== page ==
Date: 9/7/17 8:09 am From: Jeff Gibson <gibsondesign...> Subject: [Tweeters] Some Like it Dark
Oh, sure, we all know about birds that revel in the dark - like owls, nighthawks, night herons. Once on the beach at Galveston Texas I enjoyed watching Black Skimmers lit by the car headlights as they skimmed the gulf waters at night -they fish by feel, not by sight so much. Anyhoo, it was cool to see them in the headlights
Recently, at the Port Townsend Marine Science Center I spied some dark-loving fish around the float there.The first were young Sablefish, which I "discovered" for the first time last summer - I'm getting better at picking them out from the other resident fish, mostly by behavior and shape - they usually move slowly compared to more zippy Sticklebacks, Sandlance, Herring and Shiner Perch, and have a distinctive slow flapping of their largish pectoral fins. Otherwise to most they're just another small fish.
These are young Sablefish(3 to 8" long) and I'm seeing many more of them this year than last. But as they grow older they go deep into the darkness of our waters. The deepest parts of Puget Sound are around a bit over 900 ft . The Sablefish has been caught at depths of 9000 ft deep in the ocean. Down in the depths it grows slowly (oldest specimen over 90 years old) and can get to be about 45"long and 50" pounds max. Known as "black cod" in the commercial trade (a sustainable fishery in these parts) it has been compared in quality to Chilean Sea Bass (a very non-sustainable fishery) the best fish I've ever eaten (much to do with my former wife Holly who is an expert seafood cook). So there you go. I've only eaten Chilean Sea Bass twice, before I learned of their plight. I hope to eat a sablefish someday- they are expensive.
Then on Monday I spied an unusual sight - a small Ratfish near the surface. The Ratfish is sort of related to sharks and rays - like those fish they have a cartilage support system rather than bones - who needs bones if your family has been around for 300 million years- a real success story. Anyhoo, I spotted this little fish (about 4" long) with my binoculars and notified Ali the Aquarist (who happened to be around,) and with the help of a young aquarium helper who turned out to be a "Ratfish Wisperer" who talked the young Ratfish close enough (true story) to the dock for Ali to net. The young Ratfish was a beautiful thing, it's big pectoral fins looked like butterfly wings to me.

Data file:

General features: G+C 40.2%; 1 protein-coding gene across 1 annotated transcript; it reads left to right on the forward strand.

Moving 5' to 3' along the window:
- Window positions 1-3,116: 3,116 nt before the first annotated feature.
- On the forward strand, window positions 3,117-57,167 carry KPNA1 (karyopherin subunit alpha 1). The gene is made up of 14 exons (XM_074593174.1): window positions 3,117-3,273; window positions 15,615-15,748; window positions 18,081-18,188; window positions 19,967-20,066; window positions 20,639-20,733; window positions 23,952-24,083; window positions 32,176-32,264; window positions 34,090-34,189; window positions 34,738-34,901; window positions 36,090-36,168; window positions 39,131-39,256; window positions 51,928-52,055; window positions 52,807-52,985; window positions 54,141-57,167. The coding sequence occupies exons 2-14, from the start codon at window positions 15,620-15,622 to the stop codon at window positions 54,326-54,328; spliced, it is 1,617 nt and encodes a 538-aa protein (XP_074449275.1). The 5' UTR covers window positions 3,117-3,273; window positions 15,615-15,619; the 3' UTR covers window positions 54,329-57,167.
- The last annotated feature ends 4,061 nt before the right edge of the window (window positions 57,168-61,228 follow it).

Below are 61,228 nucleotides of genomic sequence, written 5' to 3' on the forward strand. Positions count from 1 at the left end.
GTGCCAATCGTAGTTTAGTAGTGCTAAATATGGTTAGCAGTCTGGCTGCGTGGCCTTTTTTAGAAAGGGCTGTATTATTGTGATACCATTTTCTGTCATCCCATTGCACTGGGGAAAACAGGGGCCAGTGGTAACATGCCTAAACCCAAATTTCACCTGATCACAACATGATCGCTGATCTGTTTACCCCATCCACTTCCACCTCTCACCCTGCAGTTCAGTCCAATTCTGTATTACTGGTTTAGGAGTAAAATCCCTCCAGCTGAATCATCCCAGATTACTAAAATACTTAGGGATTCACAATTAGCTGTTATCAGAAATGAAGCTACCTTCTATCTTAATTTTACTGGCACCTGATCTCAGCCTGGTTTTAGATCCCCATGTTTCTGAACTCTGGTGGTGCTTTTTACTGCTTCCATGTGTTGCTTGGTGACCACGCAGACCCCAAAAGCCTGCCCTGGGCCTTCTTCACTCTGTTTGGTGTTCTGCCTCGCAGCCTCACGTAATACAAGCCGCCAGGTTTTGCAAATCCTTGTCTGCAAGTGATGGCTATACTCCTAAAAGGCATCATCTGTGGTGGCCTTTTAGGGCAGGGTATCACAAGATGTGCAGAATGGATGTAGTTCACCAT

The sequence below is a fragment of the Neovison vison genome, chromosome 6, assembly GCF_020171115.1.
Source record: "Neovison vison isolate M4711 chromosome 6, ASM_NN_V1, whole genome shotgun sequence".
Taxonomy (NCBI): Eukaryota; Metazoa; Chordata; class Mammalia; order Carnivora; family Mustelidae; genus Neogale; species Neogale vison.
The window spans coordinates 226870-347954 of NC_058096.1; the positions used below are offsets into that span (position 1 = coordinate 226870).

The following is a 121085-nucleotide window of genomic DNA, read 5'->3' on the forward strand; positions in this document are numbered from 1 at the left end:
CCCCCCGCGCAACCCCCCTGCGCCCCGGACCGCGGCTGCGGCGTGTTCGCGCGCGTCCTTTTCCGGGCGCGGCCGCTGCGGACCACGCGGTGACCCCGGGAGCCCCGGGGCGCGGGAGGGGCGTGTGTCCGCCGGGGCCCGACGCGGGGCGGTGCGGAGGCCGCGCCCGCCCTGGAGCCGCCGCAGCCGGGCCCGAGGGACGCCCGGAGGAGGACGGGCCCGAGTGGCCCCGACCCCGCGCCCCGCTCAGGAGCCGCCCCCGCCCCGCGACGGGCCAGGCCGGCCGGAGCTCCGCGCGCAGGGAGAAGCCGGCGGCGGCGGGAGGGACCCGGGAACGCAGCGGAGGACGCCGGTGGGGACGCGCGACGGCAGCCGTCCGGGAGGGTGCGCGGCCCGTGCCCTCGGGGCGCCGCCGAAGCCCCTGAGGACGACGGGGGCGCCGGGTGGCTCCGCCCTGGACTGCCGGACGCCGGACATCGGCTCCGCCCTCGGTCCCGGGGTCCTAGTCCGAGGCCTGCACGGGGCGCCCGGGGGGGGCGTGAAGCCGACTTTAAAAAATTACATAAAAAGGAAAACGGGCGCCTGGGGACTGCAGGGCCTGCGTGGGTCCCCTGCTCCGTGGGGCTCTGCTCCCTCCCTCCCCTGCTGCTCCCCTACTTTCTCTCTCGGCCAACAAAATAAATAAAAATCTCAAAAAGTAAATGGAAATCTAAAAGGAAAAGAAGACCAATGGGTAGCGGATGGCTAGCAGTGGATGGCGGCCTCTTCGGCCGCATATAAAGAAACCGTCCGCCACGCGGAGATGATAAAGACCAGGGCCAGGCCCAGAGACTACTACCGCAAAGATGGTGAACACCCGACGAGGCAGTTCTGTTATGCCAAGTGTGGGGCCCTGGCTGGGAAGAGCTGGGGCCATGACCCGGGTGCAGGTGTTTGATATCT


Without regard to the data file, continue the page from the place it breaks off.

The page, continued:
Well the next day I came back to see how "ratty" was doing- not so well as it turned out. Ali did some research and found that Ratfish need darkness and do better in round tanks so Ratty got shipped over to the Feiro Marine Life Center in Port Angeles which apparently has more appropriate facilities for little Ratty.
Ratfish, while unusual, and beautiful , in my view, are seldom seen,loving the dark deeps as they do. I did have a chance to watch them at Elliot Bay Marina a few years ago while working on boats. My idea of a cigaret break (I don't smoke) was to hang my head over the dock float and watch marine creatures. At lowish tides, and clear water conditions, I could watch full-grown Ratfish (about two feet long) ghosting along the bottom, about 20 feet down. Cool. I even caught a Ratfish as a kid fishing deep for Salmon with my uncle Chuck - they have a dangerous, and somewhat poisonous big spine in front of their dorsal fin - so don't just don't go idly grabbing one.
I was impressed by the care taken by Ali at PTMSC to find a place for little Ratty. Ratfish are not exactly rare, in fact they are about the most abundant fish in Puget Sound these days, but largely unknown because of their deep water inclinations. By research it turns out that that their biomass exceeds that of any other fish species in Puget Sound by a long shot. Google the excellent Seattle Times article "Rise of the Ratfish in Puget Sound" for more info. Meanwhile, I'm hoping that Ratty does well in Port Angeles, and that people get to see her, or him.